The fungus is genetically modified to produce the poisonous toxin of a poisonous spider. This poison quickly eradicates many mosquitoes - the malaria-spreading mosquito makes 400,000 people die each year.
The researchers say their goal is not to make the mosquito extinct but to help prevent the spread of malaria from female mosquitoes sucking on human blood. Around 219 million people worldwide get malaria every year.
Researchers from the University of Maryland (USA) and IRSS Research Institute in Burkina Faso first identified a type of fungus named Metarhizium pingshaense that naturally infects Anopheles mosquitoes that spread malaria.
The next phase of the research program is to improve the capacity of Metarhizium fungi."This mushroom is very" gentle ", you can easily change their genes," Professor Prof Raymond St Leger (University of Maryland) told the BBC .
Scientists use a poison found in the funnel of the funnel-net spider in Australia.
The toxin production feature is added to the genome of the deer so that it begins to produce toxins once it infects mosquitoes.'Spiders use fangs to pierce insect skin and inject toxins, and we replace spider's fangs with Metarhizium mushrooms , ' explained Professor St Leger.
Laboratory tests show that the fungus genetically modifies mosquitoes faster and requires less fungal spores.
The researchers' next step is to test the fungus as much as possible with the real world.
In Burkina Faso, they set up a small village with enough trees, houses, tents, water and food for mosquitoes. There are two layers around the village to prevent mosquitoes from flying out.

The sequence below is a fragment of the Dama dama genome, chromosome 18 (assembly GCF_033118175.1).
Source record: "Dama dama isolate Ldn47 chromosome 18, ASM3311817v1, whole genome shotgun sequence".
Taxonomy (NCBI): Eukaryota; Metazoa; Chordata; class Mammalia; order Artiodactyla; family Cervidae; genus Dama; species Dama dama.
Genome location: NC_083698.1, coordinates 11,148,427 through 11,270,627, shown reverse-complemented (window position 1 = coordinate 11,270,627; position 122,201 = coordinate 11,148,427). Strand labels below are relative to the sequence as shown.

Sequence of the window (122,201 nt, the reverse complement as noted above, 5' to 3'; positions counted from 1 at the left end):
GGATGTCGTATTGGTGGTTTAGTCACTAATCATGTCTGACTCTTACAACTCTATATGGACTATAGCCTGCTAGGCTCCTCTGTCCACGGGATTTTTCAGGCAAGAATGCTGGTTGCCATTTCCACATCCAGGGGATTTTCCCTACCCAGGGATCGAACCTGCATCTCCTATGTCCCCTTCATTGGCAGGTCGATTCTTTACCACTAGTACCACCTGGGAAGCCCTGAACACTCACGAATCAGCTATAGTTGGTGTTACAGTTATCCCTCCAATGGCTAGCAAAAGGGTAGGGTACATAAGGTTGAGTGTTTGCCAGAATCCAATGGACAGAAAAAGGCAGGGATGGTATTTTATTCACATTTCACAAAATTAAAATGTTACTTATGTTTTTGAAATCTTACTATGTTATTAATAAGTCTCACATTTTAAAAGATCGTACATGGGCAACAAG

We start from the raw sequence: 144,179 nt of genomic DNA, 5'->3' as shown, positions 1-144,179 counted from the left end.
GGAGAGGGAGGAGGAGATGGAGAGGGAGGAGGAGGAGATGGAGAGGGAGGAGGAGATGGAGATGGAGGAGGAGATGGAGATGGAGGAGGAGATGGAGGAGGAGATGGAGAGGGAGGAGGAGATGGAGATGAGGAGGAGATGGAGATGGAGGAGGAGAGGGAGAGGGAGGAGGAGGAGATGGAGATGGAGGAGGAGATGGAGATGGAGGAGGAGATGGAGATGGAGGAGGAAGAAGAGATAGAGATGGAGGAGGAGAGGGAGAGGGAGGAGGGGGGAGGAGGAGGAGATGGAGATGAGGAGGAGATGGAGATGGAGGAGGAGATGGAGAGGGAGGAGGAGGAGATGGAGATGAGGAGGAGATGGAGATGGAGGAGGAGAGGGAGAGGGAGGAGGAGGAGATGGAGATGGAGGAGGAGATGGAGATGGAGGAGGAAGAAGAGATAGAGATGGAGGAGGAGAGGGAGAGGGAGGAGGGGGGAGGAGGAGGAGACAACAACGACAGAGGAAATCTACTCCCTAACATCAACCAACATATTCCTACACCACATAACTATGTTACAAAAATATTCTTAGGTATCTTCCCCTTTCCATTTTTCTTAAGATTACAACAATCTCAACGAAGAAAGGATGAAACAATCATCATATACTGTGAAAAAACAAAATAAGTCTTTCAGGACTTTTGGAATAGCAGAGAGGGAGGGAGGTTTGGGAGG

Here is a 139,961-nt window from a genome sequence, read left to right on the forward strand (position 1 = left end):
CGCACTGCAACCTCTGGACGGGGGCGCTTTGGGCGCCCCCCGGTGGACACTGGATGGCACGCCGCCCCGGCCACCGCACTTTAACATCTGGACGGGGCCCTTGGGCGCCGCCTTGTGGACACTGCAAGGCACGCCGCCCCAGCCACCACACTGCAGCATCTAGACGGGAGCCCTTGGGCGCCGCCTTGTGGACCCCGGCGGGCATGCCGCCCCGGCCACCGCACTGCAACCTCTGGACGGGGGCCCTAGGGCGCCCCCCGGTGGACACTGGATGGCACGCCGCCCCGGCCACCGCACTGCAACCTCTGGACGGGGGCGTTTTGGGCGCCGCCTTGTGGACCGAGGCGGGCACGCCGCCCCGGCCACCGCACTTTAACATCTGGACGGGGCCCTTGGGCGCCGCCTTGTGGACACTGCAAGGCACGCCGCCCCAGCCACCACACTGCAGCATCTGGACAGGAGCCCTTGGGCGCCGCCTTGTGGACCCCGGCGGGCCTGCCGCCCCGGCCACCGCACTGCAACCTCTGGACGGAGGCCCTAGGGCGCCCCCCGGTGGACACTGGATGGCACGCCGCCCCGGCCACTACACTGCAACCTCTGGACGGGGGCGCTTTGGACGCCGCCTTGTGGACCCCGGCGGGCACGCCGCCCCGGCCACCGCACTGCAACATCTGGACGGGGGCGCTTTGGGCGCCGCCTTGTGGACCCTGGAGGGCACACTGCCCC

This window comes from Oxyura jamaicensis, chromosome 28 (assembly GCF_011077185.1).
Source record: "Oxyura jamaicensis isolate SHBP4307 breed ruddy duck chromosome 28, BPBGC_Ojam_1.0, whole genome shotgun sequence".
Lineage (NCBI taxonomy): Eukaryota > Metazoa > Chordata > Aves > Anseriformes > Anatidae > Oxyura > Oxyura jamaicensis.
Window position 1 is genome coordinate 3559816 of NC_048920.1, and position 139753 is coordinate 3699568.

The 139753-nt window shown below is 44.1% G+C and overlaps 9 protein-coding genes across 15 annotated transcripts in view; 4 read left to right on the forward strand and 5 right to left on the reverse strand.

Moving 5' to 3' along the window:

Mushroom spores are mixed with sesame oil and swept onto black cotton sheets. Mosquitoes where the fabric will be infected. Researchers began experimenting with 1,500 mosquitoes.
The results of the study published in Science magazine show that when the mushroom has not been introduced, the number of mosquitoes has increased rapidly, but when there are fungi with spider toxins in the village, there are only 13 left after 45 days.
'The genetically engineered fungus quickly eradicates the population of mosquitoes in just two generations,' said Dr. Brain Lovett (University of Maryland).
Tests also showed that fungi only affect mosquitoes, not affecting other insects such as bees.
Mr. Lovett said: 'Our technology is not intended to push mosquitoes to extinction. We just want to break the spread of malaria in one area. '
The world now needs to develop new tools to prevent malaria because mosquitoes are increasingly resistant to insecticides. The World Health Organization warns that in 10 countries with the worst malaria situation in Africa, the number of cases is increasing.
Commenting on new research results, Professor Michael Bonsall of Oxford University (UK) said: 'This is a super interesting study. The prospect of controlling mosquitoes with genetically modified mushrooms is very high. '